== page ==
Futures Through Underwater Pasts: the Search for Mongalo




The Futures Through Underwater Pasts: the Search for Mongalo is a project funded by a grant from the AHRC Network Plus Rising from the Depth Sites. This project aims to combine two Network Plus groups, the maritime archaeology of Rising from the Depths with the memory research of Imagining Futures.

It searches for sites that were directly involved in 16th -18th-century slavery and the aftermaths of this trade are hardly discussed in the written sources and historiography of East Africa. Futures through underwater pasts and the search for Mongalo is a project which intends to document the unexplored legacies of the European trade networks in the southern coast of Tanzania particularly the interaction between the French, Portuguese, and British on the coast of Mongalo (Mgao). The French interest in Mongalo began in 1784 when the French government wanted to extend the sphere of its commercial trading in the Indian Ocean and especially from Muscat to East Africa. Governor Souillac was asked to look for a shipowner willing to go to Mongalo (Mgao) with his ships to explore and establish a French presence. This was when Nicolas Comarmond offered and was chosen. This project intends to complement the historical documents with offshore and onshore maritime evidence from the site of Mongalo (Mgao) and the transgenerational memories of the slave trade on the southern coast of Tanzania. 

The site of Mongalo (Mgao) contributes to the debate about what happened as the aftermath of slavery to slaves and their descendants in the southern coast of East Africa, their marginality, mobility, social and political legacies in the present. The project combines archaeological and historical methods to understand the site history as a window to address the economic development of the people of Mongalo (Mgao). This is a pioneering project for the site of Mongalo (Mgao) which has never received archaeological attention even though a multibillion cement company was established in 2015 in the proximity of the site and the construction of a port that will utilize the same maritime route for export and imports of goods is underway.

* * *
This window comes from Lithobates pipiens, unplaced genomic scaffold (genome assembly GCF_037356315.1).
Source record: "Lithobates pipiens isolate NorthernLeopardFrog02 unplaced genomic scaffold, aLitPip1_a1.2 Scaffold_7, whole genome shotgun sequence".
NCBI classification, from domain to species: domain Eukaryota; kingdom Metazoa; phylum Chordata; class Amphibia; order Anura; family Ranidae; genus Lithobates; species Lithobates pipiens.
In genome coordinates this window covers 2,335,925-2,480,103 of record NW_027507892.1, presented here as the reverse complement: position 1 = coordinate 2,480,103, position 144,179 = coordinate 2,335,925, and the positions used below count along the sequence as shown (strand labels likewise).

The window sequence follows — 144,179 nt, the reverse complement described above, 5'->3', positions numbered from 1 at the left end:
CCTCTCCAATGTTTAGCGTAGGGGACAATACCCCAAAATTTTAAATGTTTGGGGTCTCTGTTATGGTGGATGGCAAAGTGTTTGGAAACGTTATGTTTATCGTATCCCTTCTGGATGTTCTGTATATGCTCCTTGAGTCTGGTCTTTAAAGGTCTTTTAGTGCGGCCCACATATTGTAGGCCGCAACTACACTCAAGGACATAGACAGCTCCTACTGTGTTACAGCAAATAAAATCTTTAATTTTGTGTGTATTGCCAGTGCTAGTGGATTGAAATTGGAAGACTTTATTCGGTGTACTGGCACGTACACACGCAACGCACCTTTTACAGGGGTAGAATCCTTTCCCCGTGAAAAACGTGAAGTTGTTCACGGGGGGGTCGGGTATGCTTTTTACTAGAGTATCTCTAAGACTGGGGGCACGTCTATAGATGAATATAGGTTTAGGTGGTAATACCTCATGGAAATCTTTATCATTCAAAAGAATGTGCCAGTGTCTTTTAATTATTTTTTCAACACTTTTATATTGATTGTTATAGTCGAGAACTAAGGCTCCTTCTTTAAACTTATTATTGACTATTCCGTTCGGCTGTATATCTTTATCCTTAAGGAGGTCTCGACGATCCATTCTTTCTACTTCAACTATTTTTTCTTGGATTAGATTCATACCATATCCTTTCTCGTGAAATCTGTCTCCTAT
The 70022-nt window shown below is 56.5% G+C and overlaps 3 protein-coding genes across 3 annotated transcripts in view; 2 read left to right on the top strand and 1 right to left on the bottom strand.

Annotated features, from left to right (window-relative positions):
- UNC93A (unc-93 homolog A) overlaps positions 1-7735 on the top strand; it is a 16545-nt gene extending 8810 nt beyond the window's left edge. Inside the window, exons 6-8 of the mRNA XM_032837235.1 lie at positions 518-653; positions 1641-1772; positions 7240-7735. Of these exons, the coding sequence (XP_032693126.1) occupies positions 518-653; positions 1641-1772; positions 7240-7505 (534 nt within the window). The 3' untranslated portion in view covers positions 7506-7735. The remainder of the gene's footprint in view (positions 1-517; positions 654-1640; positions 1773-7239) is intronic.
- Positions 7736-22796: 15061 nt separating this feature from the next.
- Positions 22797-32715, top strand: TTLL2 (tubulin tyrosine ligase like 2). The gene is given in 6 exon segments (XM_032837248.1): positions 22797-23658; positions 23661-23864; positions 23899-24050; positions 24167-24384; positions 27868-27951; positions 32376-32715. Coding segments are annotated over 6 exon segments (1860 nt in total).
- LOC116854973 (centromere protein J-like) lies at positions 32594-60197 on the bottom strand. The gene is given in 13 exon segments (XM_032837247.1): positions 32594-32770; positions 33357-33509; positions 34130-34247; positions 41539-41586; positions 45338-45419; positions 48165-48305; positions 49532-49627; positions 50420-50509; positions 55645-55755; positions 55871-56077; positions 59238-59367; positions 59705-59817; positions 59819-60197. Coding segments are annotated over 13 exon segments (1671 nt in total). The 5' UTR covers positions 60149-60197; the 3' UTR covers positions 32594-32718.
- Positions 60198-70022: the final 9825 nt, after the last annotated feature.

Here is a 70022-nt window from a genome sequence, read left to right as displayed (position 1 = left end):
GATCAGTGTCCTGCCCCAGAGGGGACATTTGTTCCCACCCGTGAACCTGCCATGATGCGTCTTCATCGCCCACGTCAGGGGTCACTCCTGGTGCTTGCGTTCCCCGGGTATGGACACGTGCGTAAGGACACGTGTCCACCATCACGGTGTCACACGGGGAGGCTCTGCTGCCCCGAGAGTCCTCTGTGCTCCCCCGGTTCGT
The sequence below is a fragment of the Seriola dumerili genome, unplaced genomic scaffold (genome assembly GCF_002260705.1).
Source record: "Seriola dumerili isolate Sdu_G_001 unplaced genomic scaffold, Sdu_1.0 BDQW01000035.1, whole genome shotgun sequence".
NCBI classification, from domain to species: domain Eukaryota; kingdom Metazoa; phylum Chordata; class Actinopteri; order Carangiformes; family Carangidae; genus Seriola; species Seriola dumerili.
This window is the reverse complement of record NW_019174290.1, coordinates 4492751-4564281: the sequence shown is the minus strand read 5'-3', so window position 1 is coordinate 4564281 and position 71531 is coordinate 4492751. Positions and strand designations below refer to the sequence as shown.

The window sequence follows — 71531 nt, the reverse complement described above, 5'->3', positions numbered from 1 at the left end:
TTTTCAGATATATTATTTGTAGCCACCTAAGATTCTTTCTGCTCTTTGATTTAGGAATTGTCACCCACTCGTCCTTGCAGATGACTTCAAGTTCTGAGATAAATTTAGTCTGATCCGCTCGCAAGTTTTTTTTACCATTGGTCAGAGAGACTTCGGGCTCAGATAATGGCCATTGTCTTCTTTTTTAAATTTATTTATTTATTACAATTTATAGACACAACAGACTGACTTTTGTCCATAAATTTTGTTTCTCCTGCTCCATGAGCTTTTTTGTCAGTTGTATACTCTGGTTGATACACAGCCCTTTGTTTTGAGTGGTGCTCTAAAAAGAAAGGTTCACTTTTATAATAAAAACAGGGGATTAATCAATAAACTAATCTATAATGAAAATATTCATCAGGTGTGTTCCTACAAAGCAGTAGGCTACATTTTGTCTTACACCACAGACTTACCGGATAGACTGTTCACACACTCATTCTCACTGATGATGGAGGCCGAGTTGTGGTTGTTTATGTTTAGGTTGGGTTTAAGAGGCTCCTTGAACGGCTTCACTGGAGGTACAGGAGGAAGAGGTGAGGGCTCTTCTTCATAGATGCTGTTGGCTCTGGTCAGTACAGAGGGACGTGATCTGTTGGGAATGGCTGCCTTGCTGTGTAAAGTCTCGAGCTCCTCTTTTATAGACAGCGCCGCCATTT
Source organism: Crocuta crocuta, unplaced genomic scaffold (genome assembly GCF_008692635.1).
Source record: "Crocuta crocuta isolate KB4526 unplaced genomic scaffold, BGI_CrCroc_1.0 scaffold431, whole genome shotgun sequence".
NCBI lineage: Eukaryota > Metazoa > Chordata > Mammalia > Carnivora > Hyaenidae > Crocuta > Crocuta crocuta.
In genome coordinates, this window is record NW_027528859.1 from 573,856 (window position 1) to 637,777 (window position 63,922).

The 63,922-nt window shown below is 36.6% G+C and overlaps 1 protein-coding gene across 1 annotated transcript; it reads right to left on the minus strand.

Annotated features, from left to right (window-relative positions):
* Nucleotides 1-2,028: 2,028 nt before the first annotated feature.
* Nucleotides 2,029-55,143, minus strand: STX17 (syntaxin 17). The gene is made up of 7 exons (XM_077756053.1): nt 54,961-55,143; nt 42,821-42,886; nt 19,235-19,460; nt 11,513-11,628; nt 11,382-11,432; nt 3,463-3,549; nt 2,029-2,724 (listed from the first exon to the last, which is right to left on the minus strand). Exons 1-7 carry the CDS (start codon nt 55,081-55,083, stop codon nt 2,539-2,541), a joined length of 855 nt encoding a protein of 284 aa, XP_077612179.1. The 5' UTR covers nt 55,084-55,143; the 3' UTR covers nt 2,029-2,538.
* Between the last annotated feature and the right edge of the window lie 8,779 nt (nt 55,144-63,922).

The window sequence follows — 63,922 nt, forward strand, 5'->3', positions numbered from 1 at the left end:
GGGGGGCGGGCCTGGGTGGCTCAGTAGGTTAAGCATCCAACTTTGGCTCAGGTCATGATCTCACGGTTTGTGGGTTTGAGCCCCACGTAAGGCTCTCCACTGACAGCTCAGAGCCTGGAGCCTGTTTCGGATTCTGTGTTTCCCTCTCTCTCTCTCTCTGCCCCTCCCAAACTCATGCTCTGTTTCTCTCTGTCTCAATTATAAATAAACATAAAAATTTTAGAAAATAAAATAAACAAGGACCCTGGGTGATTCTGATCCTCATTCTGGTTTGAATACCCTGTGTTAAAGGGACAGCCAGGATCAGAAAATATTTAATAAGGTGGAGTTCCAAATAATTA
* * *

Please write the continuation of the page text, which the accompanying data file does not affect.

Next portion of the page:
This project key aim is to search for Mongalo to increase the mobility of ideas (and people) around the knowledge of the French slave trade sites in East Africa and to facilitate a network of partnership along the East African Coast in this case Mtwara and the Islands in the Indian Ocean such as Mauritius.  The connection between Mauritius and Mongalo was already realized in 1784 when Nicolas Comarmond was chosen to explore Muscat and the East African Indian Ocean. 

Key aims are establishing the extent of the site and documenting the materiality and intangible aspects of the site, reconnoitering people’s memories of the site and its French slave trade connection to answer the question about the legacies of the French Slave Trade in Tanzania. Historians of the East Africa slave trade such as Alpers (1967), mention Mongalo as an important trading centre. Slaves who were sold in Mombasa and as far as Mauritius traced their home from Mongalo. However, the exact location of this important centre is yet to be revealed. Archaeologists of the southern coast of Tanzania such as Pollard and Ichumbaki (2017) emphasize Mingoyo which is in the Lindi region to be the French station mainly because of the remains of fortification and an abandoned jetty. Using geographical, linguistics, and archaeological evidence, this project intends to establish the exact location of Mongalo by exploring the village of Mgao which marks a maritime border between Lindi and Mtwara.


  • Terrestrial fieldwork: October 2020
  • Underwater fieldwork: TBD


The Futures through Underwater Pasts have been carrying out fieldwork and surveys in Mgao where they have conducted a tide survey as well as an excavation where they found 16th-17th century beads as well as observing the ruins at Mgao, associated with the French Slave Trade in Tanzania.

Chikola, Tanzania